Preserving Carved Pumpkins: 3 Methods | So it stays fresh for a long time

Pumpkins adorn the streets on Halloween, only the spooky faces quickly start to rot or wrinkle afterwards. Many avid pumpkin carvers wonder how to preserve the carved pumpkin. There are not only several methods for this, but the selection of the appropriate pumpkin species and varieties is also crucial.

Suitable pumpkin species

If you want to preserve a carved pumpkin, the selected variety or type must be right. While a flavorful Hokkaido squash looks great in a dish, it’s not really suitable for long-term storage. Over the period of cultivation of the pumpkin family ( bot. Cucurbitaceae ), numerous sorts and varieties have developed that are ideal for use as ornamental pumpkins. The garden squash ( Cucurbita pepo ) in particular is one of the types of squash whose numerous varieties are suitable for carving and hollowing out:

  • Jack O’lantern
  • Little Lantern
  • Neon F1
  • Gourd Verruquese
  • Mini Ball
  • Sweet Jack
  • Aspen pumpkin
  • Autumn King
  • Baby Bear
  • Shenot Crowns
  • Autumn Wing
  • Small Sugar
  • Triple Treat
  • Spookie
  • Big Max
  • Atlantic Giant
  • Funny Face
  • Autumn Gold
  • Happy Jack
  • Ghost Rider

The weight of these varieties ranges from two to over 100 kilograms, with the ‘Atlantic Giant’ variety being able to reach a record-breaking 700 kilograms with particularly good care. Whether you want to hollow out such a giant is of course up to you. Once you have decided on a variety, you can preserve it using the preparations and methods below.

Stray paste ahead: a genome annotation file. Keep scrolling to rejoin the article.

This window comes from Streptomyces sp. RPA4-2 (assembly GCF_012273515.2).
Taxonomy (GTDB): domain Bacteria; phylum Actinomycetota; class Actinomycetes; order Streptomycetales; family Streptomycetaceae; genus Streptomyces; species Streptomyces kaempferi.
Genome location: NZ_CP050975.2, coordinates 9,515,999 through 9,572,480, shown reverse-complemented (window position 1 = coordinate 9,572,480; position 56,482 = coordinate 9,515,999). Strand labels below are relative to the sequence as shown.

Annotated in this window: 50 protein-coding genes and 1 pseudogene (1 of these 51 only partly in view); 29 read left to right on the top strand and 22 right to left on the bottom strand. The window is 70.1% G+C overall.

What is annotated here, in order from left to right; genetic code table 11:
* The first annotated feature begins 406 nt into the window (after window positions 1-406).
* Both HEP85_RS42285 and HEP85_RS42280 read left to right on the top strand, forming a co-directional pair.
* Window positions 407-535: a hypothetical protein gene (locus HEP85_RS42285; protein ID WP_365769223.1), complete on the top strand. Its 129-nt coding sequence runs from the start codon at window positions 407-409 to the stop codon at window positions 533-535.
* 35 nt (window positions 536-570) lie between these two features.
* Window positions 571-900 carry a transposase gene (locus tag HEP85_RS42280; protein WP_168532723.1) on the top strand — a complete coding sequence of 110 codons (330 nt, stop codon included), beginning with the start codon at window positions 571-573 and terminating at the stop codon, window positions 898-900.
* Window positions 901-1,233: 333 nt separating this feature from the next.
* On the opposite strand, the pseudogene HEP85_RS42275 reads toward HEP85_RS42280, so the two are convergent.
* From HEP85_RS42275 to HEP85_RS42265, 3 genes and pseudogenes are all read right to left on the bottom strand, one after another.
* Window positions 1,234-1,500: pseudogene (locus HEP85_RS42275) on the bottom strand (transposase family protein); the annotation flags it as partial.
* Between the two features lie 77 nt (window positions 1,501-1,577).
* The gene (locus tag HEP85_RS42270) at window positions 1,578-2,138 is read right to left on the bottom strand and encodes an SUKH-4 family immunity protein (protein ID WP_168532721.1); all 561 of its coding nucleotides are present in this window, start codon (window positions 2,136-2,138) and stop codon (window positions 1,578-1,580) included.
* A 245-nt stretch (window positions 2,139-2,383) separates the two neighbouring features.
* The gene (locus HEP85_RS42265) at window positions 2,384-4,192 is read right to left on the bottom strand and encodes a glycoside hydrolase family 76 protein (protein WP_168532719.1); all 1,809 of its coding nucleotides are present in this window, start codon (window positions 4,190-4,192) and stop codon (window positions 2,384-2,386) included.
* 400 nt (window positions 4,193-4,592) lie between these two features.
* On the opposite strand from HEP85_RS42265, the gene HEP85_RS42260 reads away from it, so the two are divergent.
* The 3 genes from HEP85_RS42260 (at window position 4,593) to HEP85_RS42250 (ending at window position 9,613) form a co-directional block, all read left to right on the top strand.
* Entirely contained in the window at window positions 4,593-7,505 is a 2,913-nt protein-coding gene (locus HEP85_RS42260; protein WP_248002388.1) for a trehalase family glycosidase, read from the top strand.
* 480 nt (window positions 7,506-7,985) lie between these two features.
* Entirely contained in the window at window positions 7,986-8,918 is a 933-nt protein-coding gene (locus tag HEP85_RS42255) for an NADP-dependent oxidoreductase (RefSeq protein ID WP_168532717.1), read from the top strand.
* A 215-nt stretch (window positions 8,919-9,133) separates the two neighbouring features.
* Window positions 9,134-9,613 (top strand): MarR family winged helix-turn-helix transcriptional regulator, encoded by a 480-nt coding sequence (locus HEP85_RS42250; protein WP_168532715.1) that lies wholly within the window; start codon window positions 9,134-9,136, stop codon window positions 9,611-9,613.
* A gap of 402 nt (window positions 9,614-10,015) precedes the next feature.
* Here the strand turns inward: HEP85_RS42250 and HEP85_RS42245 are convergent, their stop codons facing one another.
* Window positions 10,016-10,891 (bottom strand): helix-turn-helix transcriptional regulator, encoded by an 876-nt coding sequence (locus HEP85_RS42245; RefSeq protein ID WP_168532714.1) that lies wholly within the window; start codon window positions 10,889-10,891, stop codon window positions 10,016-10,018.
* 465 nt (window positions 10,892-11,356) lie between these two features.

Tip: With most varieties of ornamental pumpkins, you should definitely avoid eating the popular fruit vegetable. Many ornamental gourds contain the toxin cucurbitacins, which can cause severe food poisoning.


No matter which variety you have chosen, the right time to harvest is important in order to be able to enjoy the carved fruit vegetables for a long time. To avoid harvesting specimens that go bad faster, there are certain points to keep in mind that indicate an unfavorable squash:

  • pressure points
  • lacerations
  • other injuries
  • Mold due to waterlogging
  • Diseases
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Aside from these clear imperfections that will affect the durability of your carved pumpkin, there are signs of well-matured ones that are ideal for hollowing out:

  • woody stem
  • a hollow sound when knocked
  • Shell is hard and firm
  • Leaves of the tendrils begin to wither

Color and weight are not an indication of the ripeness of squashes and should therefore not be used as a guide. The above signs, on the other hand, are helpful in choosing the right gourds.


To prepare your pumpkins for carving, drying them has proven to be particularly effective. This removes a lot of moisture from the pumpkins and at the same time the entire pulp dissolves, which prevents bacteria and fungi from settling during cutting and thus promoting rotting. However, drying is a lengthy process that can take half a year to a year depending on the size of the pumpkin, as the pulp takes so long to completely dissolve. You should never dry the pumpkins in the oven, as this will cause them to shrivel. The pumpkins are dried immediately after harvesting:

  1. The ripe pumpkin is separated with a sharp, clean knife. In doing so, three to five centimeters of the stem must remain, as this allows you to easily transport it or hang it up to dry.
  2. Prepare a lukewarm soapy solution of biodegradable dish soap and water. This is used to wash the shell thoroughly and then rinse it with clear water. This prevents the build-up of bacteria and spores that have accumulated over the course of maturing in the bed.
  3. As a place to dry, choose a weather-protected room that is protected from wild animals. Garden sheds, garages, greenhouses and even living rooms are well suited for this. However, it is important that the storage location is airy or allows for regular airing.